JCICS

JCICS provides a simple object hierarchy for accessing the CICS API from Java, and is similar to the EXEC CICS command API supported for other languages such as COBOL or assembler. Unlike other CICS high level languages, no translation step is necessary during compilation as the underlying EXEC CICS calls are dynamically generated via the Java Native Interface (JNI). JCICS is a fairly simple API and if you understand the EXEC CICS API and have some knowledge of Java then its a small jump to make. This does mean its not as object oriented as it could be, so if you have an object orientated outlook on life you may need to bite your tongue at times.

The following tutorial summarizes how to use the most popular parts of the JCICS API within CICS Java programs for deployment to an OSGi JVM server. You can also use JCICS in a Web application deployed into a Liberty JVM server in integrated mode, and the code samples provided are equally applicable to this environment.

Application development

The JCICS API is provided in the com.ibm.cics.server.jar library in the $USSHOME/lib directory on zFS, however, it is also integrated into the CICS Explorer SDK for Java which can be installed into an Eclipse development environment and provides all the function needed to easily develop JCICS applications on a workstation and deploy onto the zFS filing system on z/OS. The JCICS API can be used in any CICS JVM server environment including both OSGi and Liberty JVM servers. In this article we show how to create components for an OSGi JVM server that can be linked to from other CICS programs, but the samples provided can easily be reused in a Java EE web application for deployment into a Liberty JVM server.

At the last count there were around 80 different classes that map to the underlying CICS commands or variants thereof, and you can view the full set in the online Javadoc. Most JCICS classes have a one to one relationship with the EXEC CICS API commands but this is not always the case. The most commonly used JCICS classes are Task, Program, Channel, Container, TSQ, TDQ and KSDS and we will give an overview of how to use these within a CICS Java program for deployment into an OSGi JVM server.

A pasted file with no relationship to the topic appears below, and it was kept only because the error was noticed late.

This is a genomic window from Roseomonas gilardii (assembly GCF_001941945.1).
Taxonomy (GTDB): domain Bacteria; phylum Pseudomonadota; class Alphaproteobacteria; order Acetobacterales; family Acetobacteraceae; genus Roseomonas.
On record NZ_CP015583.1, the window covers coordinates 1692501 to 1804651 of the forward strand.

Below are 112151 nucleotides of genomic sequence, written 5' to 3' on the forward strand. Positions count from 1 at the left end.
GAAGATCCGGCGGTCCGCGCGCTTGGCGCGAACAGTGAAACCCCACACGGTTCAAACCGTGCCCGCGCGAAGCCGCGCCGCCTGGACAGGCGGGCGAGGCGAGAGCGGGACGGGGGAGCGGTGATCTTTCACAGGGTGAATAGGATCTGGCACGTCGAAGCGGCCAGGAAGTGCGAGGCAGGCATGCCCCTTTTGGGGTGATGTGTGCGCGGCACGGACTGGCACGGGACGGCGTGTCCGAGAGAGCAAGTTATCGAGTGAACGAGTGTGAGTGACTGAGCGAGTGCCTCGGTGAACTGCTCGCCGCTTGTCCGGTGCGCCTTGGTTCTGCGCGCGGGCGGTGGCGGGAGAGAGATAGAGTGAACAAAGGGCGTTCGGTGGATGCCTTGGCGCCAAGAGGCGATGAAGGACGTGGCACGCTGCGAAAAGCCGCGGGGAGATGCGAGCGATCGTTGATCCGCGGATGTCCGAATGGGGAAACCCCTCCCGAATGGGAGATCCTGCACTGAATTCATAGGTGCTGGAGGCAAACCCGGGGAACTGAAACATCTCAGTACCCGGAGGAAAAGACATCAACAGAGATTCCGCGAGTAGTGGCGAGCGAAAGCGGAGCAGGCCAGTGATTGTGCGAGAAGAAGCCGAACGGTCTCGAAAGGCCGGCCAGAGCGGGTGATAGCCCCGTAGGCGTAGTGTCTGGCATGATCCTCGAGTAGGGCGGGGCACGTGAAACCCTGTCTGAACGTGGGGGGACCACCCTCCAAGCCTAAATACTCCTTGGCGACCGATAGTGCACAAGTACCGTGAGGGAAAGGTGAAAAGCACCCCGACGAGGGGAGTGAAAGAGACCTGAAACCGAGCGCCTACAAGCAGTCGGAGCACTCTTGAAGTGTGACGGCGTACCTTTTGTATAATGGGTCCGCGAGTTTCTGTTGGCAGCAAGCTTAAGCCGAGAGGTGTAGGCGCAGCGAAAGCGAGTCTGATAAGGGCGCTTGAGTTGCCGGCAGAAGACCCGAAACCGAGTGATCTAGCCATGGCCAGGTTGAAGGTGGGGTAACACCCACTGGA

Task Represents the CICS task
Program Provides the ability to LINK to other CICS programs
Channel and Container Support for CICS channels and containers
TSQ Access to CICS temporary storage
TDQ Access to CICS transient data queues
KSDS Access to VSAM KSDS files

Tasks and programs

Lets first take a look at the two classes you are most likely to need Task and Program. The Program class maps to the EXEC CICS LINK command and its variants, and the Task class maps to the ASSIGN and ADDRESS commands but also provides a set of helper methods to access the EIB and to control syncpoints and abends, but more about this later. The following code snippet shows how to use Task and Program to link to another CICS program, and a full working example is available in the LinkProg1 sample.
private static final String PROG_NAME = "EC01";
private static final int CA_LEN = 18 ; 
....
public static void main(String[] args)
{
...
    Task task = Task.getTask();
    task.out.println("Hello world");

    Program prog = new Program();
    prog.setName(PROG_NAME);
    prog.setSyncOnReturn(false);  
    byte[] ca = new byte[CA_LEN];
    prog.link(ca);


1-2. Initialize constants including name of CICS program and length of COMMAREA input
4. The main(String[] args) constructor signifies this as the entry point for this CICS program, which allows this class to be named in the CICS-MainClass header in the OSGi bundle manifest
7. Get the Task object representing the CICS task which the current Java thread is using, this will drive the underlying CICS ASSIGN command on first usage
8. Send output to the print writer which will be directed to either the user’s terminal or the stdout if there is no terminal
10. Instantiate an instance of a Program, and then set properties such as the name and whether or not the LINK will use the SYNCONRETURN option
13. Create a byte array and then pass this as input on the Program.link() method. This will drive an EXEC CICS LINK command to the CICS program named in line 11
The COMMAREA will be passed as a byte array, which is an unstructured array of bytes of the specified length. Most CICS programs expect structured data as input and if you need to build a Java bean to map to this you can use the JZOS or J2C tooling to build wrapper objects to map the records, see Building Java records from COBOL with IBM JZOS. Note, there is no return type from the Program.link() method, this is often the case in JCICS and instead the data is updated in situ within the referenced COMMAREA.